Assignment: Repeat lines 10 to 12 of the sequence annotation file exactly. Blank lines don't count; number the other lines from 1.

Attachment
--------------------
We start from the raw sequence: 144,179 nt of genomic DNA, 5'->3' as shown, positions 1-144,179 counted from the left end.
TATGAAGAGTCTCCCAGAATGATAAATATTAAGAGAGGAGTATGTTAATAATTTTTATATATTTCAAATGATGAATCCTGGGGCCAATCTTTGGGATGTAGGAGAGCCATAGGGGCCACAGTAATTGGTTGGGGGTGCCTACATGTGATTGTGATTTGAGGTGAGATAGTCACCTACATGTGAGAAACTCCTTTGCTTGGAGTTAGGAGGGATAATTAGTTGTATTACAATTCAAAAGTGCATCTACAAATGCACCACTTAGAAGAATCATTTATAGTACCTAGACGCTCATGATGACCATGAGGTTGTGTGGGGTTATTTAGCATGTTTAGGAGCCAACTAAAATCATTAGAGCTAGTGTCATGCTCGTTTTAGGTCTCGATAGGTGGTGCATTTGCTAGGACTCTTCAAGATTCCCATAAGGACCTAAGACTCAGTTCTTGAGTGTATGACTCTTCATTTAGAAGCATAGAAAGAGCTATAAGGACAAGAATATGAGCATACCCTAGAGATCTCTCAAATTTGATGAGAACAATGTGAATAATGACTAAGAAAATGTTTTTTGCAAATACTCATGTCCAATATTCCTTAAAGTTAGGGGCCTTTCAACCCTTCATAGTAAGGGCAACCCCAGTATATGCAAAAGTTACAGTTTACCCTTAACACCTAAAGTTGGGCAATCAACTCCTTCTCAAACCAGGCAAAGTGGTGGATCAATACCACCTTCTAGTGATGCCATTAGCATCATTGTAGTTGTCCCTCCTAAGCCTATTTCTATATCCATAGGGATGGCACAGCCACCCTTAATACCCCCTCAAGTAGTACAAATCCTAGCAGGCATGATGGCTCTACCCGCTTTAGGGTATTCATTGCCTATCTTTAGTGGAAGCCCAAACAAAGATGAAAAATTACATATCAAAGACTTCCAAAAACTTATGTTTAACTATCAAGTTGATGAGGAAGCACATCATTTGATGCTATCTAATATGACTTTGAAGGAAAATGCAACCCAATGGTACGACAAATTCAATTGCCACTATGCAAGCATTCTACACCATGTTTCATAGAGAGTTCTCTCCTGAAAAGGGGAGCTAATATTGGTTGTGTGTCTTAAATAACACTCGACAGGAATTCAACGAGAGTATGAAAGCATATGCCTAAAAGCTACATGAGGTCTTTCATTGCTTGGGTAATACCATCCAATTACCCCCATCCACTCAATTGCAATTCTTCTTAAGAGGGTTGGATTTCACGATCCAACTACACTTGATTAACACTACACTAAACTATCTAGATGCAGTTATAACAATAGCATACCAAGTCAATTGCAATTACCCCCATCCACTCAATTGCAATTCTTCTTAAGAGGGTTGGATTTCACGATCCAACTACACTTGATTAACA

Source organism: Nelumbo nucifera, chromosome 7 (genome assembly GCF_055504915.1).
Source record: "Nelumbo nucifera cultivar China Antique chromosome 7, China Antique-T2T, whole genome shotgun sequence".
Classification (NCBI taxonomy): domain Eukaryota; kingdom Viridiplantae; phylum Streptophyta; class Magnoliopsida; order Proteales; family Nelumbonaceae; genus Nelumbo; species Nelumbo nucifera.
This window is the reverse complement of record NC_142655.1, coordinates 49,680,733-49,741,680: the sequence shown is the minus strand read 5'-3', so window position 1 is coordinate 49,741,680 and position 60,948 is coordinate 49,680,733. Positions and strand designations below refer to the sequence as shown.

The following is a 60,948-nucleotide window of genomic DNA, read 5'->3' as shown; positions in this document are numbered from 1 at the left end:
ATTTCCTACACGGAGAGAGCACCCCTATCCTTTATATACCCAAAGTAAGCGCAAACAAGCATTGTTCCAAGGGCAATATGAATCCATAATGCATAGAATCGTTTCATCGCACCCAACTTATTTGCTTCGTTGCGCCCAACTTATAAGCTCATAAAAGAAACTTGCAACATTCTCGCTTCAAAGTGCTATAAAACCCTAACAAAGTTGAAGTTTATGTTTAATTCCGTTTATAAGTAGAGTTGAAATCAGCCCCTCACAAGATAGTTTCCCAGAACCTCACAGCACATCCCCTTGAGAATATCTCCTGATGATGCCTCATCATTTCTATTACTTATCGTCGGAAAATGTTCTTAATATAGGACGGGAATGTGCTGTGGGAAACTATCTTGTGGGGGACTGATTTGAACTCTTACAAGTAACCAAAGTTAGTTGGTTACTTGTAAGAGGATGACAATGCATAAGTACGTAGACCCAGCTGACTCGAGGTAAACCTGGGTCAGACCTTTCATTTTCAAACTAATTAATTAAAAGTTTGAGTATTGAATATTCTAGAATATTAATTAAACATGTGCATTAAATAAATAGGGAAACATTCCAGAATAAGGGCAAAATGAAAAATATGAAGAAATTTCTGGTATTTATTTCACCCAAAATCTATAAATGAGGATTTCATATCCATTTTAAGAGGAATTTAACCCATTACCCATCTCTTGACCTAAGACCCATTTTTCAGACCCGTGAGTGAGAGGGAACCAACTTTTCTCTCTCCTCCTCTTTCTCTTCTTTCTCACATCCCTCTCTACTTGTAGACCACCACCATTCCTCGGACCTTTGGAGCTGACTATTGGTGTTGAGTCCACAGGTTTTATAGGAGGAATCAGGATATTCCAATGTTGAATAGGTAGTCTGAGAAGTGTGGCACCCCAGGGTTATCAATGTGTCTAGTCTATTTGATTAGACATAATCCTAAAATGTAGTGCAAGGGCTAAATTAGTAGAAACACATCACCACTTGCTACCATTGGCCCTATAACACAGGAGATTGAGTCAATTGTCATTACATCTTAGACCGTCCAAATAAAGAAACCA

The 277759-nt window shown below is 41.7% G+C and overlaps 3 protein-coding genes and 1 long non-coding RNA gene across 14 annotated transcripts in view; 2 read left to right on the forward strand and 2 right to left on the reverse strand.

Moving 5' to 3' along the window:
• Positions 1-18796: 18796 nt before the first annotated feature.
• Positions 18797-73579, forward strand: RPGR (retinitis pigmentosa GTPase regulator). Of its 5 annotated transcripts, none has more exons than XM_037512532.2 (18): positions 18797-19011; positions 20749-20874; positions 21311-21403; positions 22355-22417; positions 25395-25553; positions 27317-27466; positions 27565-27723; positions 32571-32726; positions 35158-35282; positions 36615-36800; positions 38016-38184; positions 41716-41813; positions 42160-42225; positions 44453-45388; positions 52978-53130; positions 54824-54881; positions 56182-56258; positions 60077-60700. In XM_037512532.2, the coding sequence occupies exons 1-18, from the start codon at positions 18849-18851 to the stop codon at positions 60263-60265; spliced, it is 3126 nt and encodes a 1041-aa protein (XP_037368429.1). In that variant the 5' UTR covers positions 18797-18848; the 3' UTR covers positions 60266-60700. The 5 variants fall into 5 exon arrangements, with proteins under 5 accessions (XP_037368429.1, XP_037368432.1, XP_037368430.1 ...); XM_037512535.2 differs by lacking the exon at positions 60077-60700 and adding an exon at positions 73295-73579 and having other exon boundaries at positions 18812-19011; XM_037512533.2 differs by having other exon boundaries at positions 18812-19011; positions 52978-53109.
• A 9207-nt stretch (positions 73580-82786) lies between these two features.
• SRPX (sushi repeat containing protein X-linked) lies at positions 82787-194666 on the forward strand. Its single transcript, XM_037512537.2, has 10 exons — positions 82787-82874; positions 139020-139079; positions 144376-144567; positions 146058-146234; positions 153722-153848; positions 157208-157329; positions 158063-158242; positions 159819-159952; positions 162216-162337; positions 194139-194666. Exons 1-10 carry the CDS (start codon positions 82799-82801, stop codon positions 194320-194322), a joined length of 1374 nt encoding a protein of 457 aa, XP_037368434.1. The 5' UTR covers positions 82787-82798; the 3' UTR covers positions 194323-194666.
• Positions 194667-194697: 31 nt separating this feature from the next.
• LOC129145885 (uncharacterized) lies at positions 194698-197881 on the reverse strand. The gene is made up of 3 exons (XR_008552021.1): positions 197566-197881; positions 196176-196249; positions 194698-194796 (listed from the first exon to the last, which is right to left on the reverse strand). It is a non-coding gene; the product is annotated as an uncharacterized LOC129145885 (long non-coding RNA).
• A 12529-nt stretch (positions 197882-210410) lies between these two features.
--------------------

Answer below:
Moving 5' to 3' along the window:
• Positions 1-18796: 18796 nt before the first annotated feature.
• Positions 18797-73579, forward strand: RPGR (retinitis pigmentosa GTPase regulator). Of its 5 annotated transcripts, none has more exons than XM_037512532.2 (18): positions 18797-19011; positions 20749-20874; positions 21311-21403; positions 22355-22417; positions 25395-25553; positions 27317-27466; positions 27565-27723; positions 32571-32726; positions 35158-35282; positions 36615-36800; positions 38016-38184; positions 41716-41813; positions 42160-42225; positions 44453-45388; positions 52978-53130; positions 54824-54881; positions 56182-56258; positions 60077-60700. In XM_037512532.2, the coding sequence occupies exons 1-18, from the start codon at positions 18849-18851 to the stop codon at positions 60263-60265; spliced, it is 3126 nt and encodes a 1041-aa protein (XP_037368429.1). In that variant the 5' UTR covers positions 18797-18848; the 3' UTR covers positions 60266-60700. The 5 variants fall into 5 exon arrangements, with proteins under 5 accessions (XP_037368429.1, XP_037368432.1, XP_037368430.1 ...); XM_037512535.2 differs by lacking the exon at positions 60077-60700 and adding an exon at positions 73295-73579 and having other exon boundaries at positions 18812-19011; XM_037512533.2 differs by having other exon boundaries at positions 18812-19011; positions 52978-53109.